As internal combustion engines began to win the technology race, electric cars stayed in business because they were silent and easy to use. Often, women drove them because they didn’t want to crank the newer gas powered engines to start them. City shopping districts had charging stations to attract wealthy electric car driving customers.
Gas car manufacturers removed the crank barrier to their adoption by using electric parts, specifically a starter. But they didn’t just win the tech battle. Ford’s Model T was much more affordable and kept getting cheaper. The first Model T was $850 in 1908, when most electric cars were at least twice that price. By 1923, Model Ts cost $300, while electric cars were 10 times that price.
Teslas are similarly too expensive for most. Founded in 2003, Tesla wanted to prove that electric cars could be better, quicker, and more fun to drive than gas cars. Their goal is no less than eliminating fossil fuels ASAP. Their mission: “to accelerate the world’s transition to sustainable energy.” How do they plan to accomplish this? Their strategy is to start at the high end of the market, then drive down the market as fast as possible to producing more cars at lower prices with each model. That would look like this:
|Generation after next||$23,725|
The Tesla strategy depends on finding enough elite customers to buy the expensive cars, and that would pay for the development of the next generation cars, and so on.
How Many People Buy Teslas?
According to this source, Tesla sold 936,000 cars in the U.S. in 2021. Their market share is 2.02%. The cheapest Teslas are the Model 3 Standard Rage Plus, which have a base price of $44,990.
How Many People Buy Fords?
Ford is the automaker that defeated the early electric car, despite the fact that Henry Ford’s wife, Clara, exclusively drove electric cars from 1908-1914. So how does Ford stack up against the biggest electric carmaker today? Ford sold 1,905,955 cars in 2021. Their market share is 12.6%. Though they are falling behind Toyota and GM, they remain competitive with their F150s, and even plan to dominate with an electric version in the future.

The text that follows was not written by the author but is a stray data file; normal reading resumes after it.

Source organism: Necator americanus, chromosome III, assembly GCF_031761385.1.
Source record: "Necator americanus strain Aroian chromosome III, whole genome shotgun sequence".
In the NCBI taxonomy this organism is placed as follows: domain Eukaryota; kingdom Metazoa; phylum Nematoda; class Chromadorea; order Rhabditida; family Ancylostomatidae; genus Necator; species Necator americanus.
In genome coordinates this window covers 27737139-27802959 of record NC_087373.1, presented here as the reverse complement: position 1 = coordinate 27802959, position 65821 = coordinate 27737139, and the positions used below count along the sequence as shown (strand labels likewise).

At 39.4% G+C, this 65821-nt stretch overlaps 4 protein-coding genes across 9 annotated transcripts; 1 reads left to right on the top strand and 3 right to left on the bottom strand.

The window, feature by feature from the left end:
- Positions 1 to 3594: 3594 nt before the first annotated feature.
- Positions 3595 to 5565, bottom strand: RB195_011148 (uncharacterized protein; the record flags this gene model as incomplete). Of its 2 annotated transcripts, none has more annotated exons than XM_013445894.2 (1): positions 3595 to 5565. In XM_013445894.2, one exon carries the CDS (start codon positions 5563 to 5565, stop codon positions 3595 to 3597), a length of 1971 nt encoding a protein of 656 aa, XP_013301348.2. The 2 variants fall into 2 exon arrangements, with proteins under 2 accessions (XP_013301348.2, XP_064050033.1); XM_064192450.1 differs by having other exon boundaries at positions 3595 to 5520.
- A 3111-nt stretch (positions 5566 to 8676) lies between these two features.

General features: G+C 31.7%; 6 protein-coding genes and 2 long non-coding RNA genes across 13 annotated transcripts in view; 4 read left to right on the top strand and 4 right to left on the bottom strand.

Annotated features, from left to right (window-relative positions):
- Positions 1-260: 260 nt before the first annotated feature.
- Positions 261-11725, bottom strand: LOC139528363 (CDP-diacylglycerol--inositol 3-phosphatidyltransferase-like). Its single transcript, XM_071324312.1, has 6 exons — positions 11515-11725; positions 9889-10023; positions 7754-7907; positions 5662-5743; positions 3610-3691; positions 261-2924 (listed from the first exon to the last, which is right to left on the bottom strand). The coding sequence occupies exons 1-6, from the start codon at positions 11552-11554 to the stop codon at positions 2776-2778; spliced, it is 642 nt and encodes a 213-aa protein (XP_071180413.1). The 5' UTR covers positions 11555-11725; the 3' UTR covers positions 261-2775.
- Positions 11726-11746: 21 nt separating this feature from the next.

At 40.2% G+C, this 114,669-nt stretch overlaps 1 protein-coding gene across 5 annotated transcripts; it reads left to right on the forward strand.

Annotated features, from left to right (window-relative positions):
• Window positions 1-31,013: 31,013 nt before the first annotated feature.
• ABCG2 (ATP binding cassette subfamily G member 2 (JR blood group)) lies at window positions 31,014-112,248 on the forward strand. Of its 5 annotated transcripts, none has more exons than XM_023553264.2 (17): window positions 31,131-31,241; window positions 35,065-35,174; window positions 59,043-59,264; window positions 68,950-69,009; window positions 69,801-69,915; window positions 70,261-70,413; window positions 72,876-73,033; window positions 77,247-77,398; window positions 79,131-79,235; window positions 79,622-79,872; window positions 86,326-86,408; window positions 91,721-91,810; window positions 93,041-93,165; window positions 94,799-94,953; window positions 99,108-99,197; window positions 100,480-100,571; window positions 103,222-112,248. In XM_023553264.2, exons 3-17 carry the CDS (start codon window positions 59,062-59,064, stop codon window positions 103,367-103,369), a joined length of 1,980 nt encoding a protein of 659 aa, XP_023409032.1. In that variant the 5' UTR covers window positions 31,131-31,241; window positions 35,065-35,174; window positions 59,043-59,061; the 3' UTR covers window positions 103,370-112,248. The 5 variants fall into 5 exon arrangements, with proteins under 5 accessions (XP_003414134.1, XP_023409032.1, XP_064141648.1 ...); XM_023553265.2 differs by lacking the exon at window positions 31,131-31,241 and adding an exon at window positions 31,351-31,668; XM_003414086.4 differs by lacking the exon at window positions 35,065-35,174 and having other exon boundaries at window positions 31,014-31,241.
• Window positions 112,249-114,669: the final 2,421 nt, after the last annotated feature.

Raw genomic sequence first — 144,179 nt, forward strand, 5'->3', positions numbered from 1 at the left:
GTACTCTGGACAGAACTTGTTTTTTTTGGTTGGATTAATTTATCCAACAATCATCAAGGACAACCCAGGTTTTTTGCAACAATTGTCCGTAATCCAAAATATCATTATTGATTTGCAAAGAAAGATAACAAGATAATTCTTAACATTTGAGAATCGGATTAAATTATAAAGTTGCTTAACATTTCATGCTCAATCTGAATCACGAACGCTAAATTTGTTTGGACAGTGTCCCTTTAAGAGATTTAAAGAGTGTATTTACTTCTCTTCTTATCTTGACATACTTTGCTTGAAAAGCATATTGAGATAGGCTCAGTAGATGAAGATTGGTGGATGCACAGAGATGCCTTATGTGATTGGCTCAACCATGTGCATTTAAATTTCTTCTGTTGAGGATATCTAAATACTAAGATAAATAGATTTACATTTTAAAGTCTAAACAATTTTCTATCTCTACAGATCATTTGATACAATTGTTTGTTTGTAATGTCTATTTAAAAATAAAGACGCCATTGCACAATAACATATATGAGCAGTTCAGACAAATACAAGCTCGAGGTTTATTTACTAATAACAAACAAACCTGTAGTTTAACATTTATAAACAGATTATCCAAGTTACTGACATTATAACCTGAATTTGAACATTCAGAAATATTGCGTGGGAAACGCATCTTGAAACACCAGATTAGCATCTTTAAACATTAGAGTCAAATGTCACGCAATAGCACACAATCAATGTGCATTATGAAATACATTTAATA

Who Will Win the Electric Car Race?
Teslas are intriguing. They are fast and cool, and Musk is playing to win. Does this mean he will beat other automakers in their rush to produce electric cars to compete head to head? What about trucks? Trucks are the hottest gas cars. What happens if they switch to electric? Ford’s F-150 Lightning Electric truck promises to cost between $39,974 and $95,000. They plan to be just behind Tesla in electric car production by 2023. So if it’s Tesla against the world—they’d probably have to compete head to head with the whole industry. It’s unlikely they’d remain the only electric car company.
Can Tesla Eliminate Fossil Fuels?
That’s easier said than done. If it is possible to do this on swagger, sure. Tesla is leading the way. They’ve grown a lot in the past few years. Whereas Henry Ford dominated the early auto market because of manufacturing innovation and lower prices, Tesla may do it by its cool factor and influence. They will also have help this time around by the other automakers, including Ford. It remains to be seen whether the industry will stop producing gas cars.